"This is it. This is my last stop. This is it for me," Ryan told "Mike & Mike" on ESPN Radio. "The last team I'll ever coach will be the Buffalo Bills, and I hope it's 15 years from now."
The 52-year-old Ryan, who was fired after a six-year stint with the New York Jets, was officially introduced Wednesday by the Bills and promised to be his genuine self.
"I'm going to be myself, and this is the direction that we're going to take," Ryan said Thursday. "Be true to yourself, and that's exactly what I'm going to be.
"I think I've got to put everything in. Just like [Buffalo fans] put everything in, I'm putting every single thing that I have into coaching this football team. That's it for me. This'll be my last shot. I don't care if I'm young, whatever. It makes no difference. Every ounce of my energy will be to build this team. And the great thing is, it's not like I'm building this by myself. I've got some great people around me with the same direction, and that's why I'm so confident."
Ryan, who went 46-50 with the Jets, replaces Doug Marrone and will be Buffalo's eighth head coach in the past 18 years. He will report directly to owner Terry Pegula.
"This guy right here tells his Realtor, 'Where does the most snow fall in the area? I want to live there,'" Pegula said Wednesday. "I mean, how Buffalo is that?"
In a one-on-one interview with ESPN's Michele Steele, Ryan confirmed that's what he said.
"Absolutely. That's a true statement," Ryan said Wednesday. "[Are we going to see you on a snowmobile at some point?] Yeah, I don't know how effective I'm gonna be at that or whatever, but yeah, that's it. I want to be ... this is the community we live in, and we're gonna embrace that. Yeah, wherever that snow dumps the most, that's where I want to live."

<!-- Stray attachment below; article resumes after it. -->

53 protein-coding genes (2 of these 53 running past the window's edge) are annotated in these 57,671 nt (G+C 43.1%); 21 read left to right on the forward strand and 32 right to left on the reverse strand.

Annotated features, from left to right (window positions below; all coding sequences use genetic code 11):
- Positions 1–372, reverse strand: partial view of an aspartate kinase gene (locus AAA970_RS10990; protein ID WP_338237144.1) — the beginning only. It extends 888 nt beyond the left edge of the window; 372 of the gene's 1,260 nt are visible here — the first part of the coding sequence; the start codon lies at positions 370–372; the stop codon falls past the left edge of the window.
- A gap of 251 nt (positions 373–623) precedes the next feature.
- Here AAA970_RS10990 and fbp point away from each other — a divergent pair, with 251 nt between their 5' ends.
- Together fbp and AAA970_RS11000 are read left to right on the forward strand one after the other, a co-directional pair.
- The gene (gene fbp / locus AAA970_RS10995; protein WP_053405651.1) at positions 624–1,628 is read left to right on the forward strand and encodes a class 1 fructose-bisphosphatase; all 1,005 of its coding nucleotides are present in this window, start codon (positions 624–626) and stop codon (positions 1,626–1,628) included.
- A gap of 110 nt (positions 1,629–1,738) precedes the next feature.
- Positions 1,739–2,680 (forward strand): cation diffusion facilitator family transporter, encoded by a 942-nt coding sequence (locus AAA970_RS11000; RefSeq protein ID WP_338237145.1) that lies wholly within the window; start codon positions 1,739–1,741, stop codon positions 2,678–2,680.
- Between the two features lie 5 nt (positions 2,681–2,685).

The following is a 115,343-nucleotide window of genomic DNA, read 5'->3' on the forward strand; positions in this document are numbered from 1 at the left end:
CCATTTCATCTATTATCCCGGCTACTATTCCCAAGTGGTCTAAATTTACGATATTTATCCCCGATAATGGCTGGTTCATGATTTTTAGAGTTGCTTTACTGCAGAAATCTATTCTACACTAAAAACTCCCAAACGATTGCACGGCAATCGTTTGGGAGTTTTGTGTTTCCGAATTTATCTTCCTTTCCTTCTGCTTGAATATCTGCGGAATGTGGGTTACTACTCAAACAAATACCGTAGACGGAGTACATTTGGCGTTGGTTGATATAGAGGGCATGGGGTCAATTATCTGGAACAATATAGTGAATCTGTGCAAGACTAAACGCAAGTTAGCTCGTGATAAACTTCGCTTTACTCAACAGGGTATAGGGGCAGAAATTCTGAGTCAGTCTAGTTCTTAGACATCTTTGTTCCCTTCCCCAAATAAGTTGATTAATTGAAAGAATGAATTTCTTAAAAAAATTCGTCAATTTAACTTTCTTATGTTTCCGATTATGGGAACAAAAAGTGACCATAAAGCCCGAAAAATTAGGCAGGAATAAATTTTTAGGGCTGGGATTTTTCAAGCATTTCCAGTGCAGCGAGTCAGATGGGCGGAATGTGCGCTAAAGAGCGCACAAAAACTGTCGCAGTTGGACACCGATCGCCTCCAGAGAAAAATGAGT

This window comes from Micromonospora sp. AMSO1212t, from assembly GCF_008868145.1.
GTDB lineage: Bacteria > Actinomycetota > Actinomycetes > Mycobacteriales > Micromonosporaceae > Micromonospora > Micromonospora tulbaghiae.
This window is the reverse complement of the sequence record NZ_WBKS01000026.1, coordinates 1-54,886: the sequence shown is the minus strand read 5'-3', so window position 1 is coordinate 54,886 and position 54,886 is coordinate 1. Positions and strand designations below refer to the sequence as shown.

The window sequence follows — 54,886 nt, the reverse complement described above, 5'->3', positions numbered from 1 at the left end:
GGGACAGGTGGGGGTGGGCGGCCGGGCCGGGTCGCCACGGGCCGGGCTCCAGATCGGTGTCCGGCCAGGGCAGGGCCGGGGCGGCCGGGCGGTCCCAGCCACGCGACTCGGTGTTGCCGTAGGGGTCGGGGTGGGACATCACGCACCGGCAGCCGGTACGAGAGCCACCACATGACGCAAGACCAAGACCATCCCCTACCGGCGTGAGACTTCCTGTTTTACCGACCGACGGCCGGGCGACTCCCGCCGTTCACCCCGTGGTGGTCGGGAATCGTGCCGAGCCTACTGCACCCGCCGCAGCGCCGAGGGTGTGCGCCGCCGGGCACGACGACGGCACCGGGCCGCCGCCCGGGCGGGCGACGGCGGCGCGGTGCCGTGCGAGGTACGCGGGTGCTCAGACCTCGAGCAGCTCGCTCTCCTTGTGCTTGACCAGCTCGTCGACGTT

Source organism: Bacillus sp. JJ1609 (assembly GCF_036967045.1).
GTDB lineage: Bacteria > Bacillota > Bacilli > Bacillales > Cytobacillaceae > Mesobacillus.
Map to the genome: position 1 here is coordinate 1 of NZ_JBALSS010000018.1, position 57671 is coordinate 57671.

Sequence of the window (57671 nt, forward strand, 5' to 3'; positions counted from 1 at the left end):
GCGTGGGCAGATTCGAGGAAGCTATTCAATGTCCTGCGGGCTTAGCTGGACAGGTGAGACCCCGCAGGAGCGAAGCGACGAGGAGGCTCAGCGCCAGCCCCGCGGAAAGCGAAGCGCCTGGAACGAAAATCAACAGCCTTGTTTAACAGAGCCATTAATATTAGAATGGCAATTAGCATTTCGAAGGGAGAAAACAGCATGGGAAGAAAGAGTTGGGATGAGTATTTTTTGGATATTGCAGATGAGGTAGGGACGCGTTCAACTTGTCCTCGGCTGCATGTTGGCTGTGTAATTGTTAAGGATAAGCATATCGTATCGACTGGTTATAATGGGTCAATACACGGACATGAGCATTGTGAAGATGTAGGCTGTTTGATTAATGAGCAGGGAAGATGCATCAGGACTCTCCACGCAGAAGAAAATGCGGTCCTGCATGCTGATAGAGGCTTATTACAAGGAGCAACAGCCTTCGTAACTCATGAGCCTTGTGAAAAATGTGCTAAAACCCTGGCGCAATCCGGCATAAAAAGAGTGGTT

The defensive-minded Ryan will inherit a Buffalo defense that finished fourth in the NFL in yards allowed, recorded a league-leading 54 sacks and produced three Pro Bowl linemen this season. On offense, the Bills' offense averaged 4.92 yards per play over the past two seasons -- the third-worst mark in the league.
"We've got to be dialed in on who we are, who we want to be," Ryan said Thursday.
To help fix the problems, Ryan has surrounded himself with offensive coordinator Greg Roman and defensive coordinator Dennis Thurman, who agreed to terms Thursday. Roman joins the Bills after four seasons in the same position for the San Francisco 49ers; Thurman was Ryan's defensive coordinator with the Jets for the past two seasons.
"I'm trying to put together an all-star staff that's not about individuals but about the team," Ryan said Thursday.
The Jets finished sixth this season in total defense (327.2 yards per game) and fifth in fewest rushing yards allowed per game (93.1) under Thurman's watch.
In addition to Thurman, Ryan added seven coaches to his staff on Thursday, including linebackers coach Bobby April III, defensive line coach Karl Dunbar, defensive backs coach Tim McDonald and tight ends coach Tony Sparano Jr.
All were on Ryan's coaching staff with the Jets.
"The players [with the Jets] are the reason that I got this job, and I'll always be indebted to them," Ryan said. "I've made friends in that organization that will last me a lifetime. This is my new start. This is where it's going to be. I'm not looking back; I'm looking forward."
When asked about the number of first-time head coaches who are being hired around the league -- including with the Jets, his former employer and current division rival -- Ryan's response was typical Rex.
"I wish them the best," he said, "except Todd Bowles with the Jets."
Mike Rodak of ESPN.com and The Associated Press contributed to this report.
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